I recently spent some days on the north-east coast of Florida and rented a road bike to take advantage of the long, flat, glorious stretch of road bordering the coastline called Route A1A. I do this every time I visit Florida. To ride on A1A is a release of all my pent-up desires, accumulated throughout the year, to just get on a bike and ride wherever the road takes me. It is something I am unable to do here in Trinidad, for fear of being kidnapped and raped, or of being hit by an ignorant driver who probably paid for his license and is clueless about sharing the road with cyclists. I arrived at the bike shop around 10am, a small, hole-in-the-wall establishment run by a middle-aged couple, both of whom looked as rugged as the mountain bikes they sold, with sun-kissed faces and oil-stained fingers. They were very pleasant, full of easy-going chatter, asking questions about my cycling and offering information about riding in the area. Such customer service was also a breath of fresh air and something I am unaccustomed to in Trinidad.
My goal of a 30-mile ride was changed when the couple suggested I ride out to a bridge and return, which would be 40 miles. “Sure! Why not!” I said, so excited to ride that I seemed to forget that I was only accustomed to riding hills. Lady Chancellor Hill and the occasional North Coast Road ride are all I feel safe doing in Trinidad. Knowing this from our conversation, the couple warned me that riding flats at a higher cadence was very different to riding hills. They joked that hill riders join their flat group riders thinking they can outdo them, but soon realise that they cannot keep up the higher cadence and fade to the back of the pack. “It’s an entirely different type of riding,” they said. I agreed, as muscles and energy systems in the body are under different kinds of stress. Hill riding requires more power endurance, while riding on the flats with a higher cadence requires more speed endurance. But of course, being thoroughly excited to just ride some open road safely, I swept this theory under the carpet and boldly undertook the challenge. Mistake number one! This in itself would not have been too bad. However, I declined a power bar when they offered me one to eat during the ride. Mistake number two! I reasoned that I would ride a leisurely pace of 20 miles per hour, not hugely demanding, and therefore 40 miles would take two hours. I know it is recommended that one should ingest some food after an hour of exercise; however I did not expect this exercise to be anything aggressive. After all, I was just “touring.” Mistake number three!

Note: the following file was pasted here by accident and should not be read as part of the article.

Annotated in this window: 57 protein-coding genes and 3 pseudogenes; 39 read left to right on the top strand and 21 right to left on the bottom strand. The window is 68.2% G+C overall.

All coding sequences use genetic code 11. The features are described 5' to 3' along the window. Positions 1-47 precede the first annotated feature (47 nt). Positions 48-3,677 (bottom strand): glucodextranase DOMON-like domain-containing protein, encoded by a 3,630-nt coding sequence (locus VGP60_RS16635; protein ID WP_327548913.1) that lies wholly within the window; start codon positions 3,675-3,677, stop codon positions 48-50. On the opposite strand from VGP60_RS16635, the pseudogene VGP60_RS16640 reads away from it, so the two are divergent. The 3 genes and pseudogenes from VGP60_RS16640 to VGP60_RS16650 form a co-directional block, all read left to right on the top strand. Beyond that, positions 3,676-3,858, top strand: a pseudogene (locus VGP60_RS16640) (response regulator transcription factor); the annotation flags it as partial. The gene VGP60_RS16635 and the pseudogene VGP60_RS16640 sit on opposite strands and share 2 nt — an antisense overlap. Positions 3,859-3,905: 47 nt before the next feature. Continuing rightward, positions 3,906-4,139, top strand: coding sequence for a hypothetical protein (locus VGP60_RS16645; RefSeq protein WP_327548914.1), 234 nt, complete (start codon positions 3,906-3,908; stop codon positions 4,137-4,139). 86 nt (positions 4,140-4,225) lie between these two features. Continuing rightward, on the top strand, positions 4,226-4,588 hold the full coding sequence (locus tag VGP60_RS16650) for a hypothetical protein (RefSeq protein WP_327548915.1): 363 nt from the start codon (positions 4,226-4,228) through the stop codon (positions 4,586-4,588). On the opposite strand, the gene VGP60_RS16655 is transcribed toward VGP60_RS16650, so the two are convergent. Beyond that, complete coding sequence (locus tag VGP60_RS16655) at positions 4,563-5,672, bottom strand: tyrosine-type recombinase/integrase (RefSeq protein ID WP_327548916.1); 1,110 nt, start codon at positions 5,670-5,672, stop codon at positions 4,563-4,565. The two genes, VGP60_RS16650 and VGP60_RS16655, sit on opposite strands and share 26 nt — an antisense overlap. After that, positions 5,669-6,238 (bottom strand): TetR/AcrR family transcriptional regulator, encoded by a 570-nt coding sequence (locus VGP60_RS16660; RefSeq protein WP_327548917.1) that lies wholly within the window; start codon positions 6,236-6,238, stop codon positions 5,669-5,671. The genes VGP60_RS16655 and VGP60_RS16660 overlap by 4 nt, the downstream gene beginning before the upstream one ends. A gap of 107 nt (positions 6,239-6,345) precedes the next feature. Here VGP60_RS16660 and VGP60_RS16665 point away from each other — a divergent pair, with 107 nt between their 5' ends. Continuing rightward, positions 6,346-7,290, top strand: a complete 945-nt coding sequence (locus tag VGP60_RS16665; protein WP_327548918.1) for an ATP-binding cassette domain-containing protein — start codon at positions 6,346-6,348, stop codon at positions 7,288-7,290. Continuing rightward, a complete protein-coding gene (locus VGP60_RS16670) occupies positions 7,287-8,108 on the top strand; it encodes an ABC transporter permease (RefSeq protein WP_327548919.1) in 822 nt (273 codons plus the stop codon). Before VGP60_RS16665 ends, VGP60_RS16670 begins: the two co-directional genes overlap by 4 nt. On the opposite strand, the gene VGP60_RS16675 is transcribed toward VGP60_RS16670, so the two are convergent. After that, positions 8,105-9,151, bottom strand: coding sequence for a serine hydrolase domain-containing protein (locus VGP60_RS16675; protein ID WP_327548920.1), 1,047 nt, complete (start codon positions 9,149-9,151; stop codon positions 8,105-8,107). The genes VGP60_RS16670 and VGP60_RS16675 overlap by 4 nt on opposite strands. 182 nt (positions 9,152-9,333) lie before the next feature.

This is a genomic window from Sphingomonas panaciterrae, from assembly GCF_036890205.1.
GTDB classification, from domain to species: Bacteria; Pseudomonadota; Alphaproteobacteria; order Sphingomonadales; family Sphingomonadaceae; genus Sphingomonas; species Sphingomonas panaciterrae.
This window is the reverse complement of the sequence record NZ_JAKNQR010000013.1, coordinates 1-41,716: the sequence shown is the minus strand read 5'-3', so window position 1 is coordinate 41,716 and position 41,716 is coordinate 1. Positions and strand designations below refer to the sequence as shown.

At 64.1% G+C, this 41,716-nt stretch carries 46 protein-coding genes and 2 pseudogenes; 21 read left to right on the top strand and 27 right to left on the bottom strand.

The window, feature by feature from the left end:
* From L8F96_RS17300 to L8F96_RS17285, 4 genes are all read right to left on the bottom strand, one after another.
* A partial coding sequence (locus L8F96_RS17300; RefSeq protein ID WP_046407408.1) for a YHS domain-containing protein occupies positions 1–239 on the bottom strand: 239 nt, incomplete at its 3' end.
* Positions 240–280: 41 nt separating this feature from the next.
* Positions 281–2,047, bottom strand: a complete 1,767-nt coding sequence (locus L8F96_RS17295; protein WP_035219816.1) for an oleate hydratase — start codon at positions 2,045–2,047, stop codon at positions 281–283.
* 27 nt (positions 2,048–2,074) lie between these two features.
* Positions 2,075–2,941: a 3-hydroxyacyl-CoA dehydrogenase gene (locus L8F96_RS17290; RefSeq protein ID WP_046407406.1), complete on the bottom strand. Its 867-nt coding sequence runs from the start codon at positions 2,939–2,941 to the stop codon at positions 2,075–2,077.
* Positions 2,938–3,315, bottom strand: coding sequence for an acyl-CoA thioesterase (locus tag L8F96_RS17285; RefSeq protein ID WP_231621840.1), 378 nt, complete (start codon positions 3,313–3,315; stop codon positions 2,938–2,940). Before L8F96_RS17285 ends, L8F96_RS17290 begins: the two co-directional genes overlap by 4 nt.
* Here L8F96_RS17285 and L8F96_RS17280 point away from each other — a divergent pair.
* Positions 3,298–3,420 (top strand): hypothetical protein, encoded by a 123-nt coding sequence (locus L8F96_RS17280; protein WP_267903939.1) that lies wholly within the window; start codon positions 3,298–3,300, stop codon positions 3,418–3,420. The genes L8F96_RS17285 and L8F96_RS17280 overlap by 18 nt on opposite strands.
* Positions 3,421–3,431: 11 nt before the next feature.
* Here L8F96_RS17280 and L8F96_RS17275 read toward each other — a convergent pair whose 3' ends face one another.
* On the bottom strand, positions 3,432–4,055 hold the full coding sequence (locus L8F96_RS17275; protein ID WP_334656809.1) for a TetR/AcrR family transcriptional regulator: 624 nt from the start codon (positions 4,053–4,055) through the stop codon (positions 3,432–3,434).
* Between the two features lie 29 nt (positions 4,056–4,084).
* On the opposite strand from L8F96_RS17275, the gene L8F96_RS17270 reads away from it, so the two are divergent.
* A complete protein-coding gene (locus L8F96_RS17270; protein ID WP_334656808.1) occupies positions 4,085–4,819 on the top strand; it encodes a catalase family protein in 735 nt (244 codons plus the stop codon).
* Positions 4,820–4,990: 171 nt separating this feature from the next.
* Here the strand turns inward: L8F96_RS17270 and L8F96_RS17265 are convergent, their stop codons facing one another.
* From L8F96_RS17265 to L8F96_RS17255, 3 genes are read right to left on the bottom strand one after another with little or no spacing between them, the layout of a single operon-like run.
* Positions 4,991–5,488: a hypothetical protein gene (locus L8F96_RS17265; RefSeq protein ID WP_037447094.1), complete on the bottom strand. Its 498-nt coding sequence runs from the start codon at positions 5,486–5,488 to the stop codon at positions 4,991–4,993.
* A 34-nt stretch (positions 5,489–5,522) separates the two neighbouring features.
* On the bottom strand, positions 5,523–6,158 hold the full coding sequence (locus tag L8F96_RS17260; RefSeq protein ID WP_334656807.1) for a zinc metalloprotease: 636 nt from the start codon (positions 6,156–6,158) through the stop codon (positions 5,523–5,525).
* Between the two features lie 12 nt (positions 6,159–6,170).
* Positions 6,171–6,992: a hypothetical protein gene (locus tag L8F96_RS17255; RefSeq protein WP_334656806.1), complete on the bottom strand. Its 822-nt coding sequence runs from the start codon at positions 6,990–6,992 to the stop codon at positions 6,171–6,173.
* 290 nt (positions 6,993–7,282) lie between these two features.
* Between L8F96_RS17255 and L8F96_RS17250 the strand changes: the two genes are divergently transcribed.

It was a lovely, bright day, and there really was not a cloud in the sky. I began the ride, thrilled to finally feel safe on the road in a designated bike lane and having confidence that no one would use it as a “shoulder” and an overtaking lane. Finally, I could just ride, worry-free! The first 15 miles were great! Cruising on the coastline at a surprising 25 miles per hour, the wind at my back, I thought I could most certainly do this ride in less than two hours. But by mile 15, I began to feel my legs tiring. Against my better judgment I continued to the bridge, determined to meet my goal, turned around and began the second half of the ride. This would turn out to be the longest 20 miles of my life! I was now pedalling against a headwind. My speed slowed to 15mph, and my 25mph ego deflated. I struggled. Fatigue in my legs turned to pain at mile 25. It was then that I began counting down the miles until my return to the bike shop, kicking myself for not taking that power bar. For the second time in my life I “hit the wall.” This occurs when all the energy stores in one’s muscles are depleted. The muscles can no longer function well as there is no more food in them to convert into energy. “If only I had taken that stupid power bar!”
At mile 30, I had no choice but to stop and rest. I took a side street onto the old A1A road on the beach, and spent 30 minutes recovering, enjoying the sea breeze on this lovely day. At least it was a pleasant rest! Feeling somewhat better, I began the last ten miles through which I struggled against the wind, slower than I would even like to admit. Humbled at the finish, I learned my lesson. The ironic thing is that I knew better. This was a classic case of “do as I say and not as I do.” From now on, I will be doing as I say!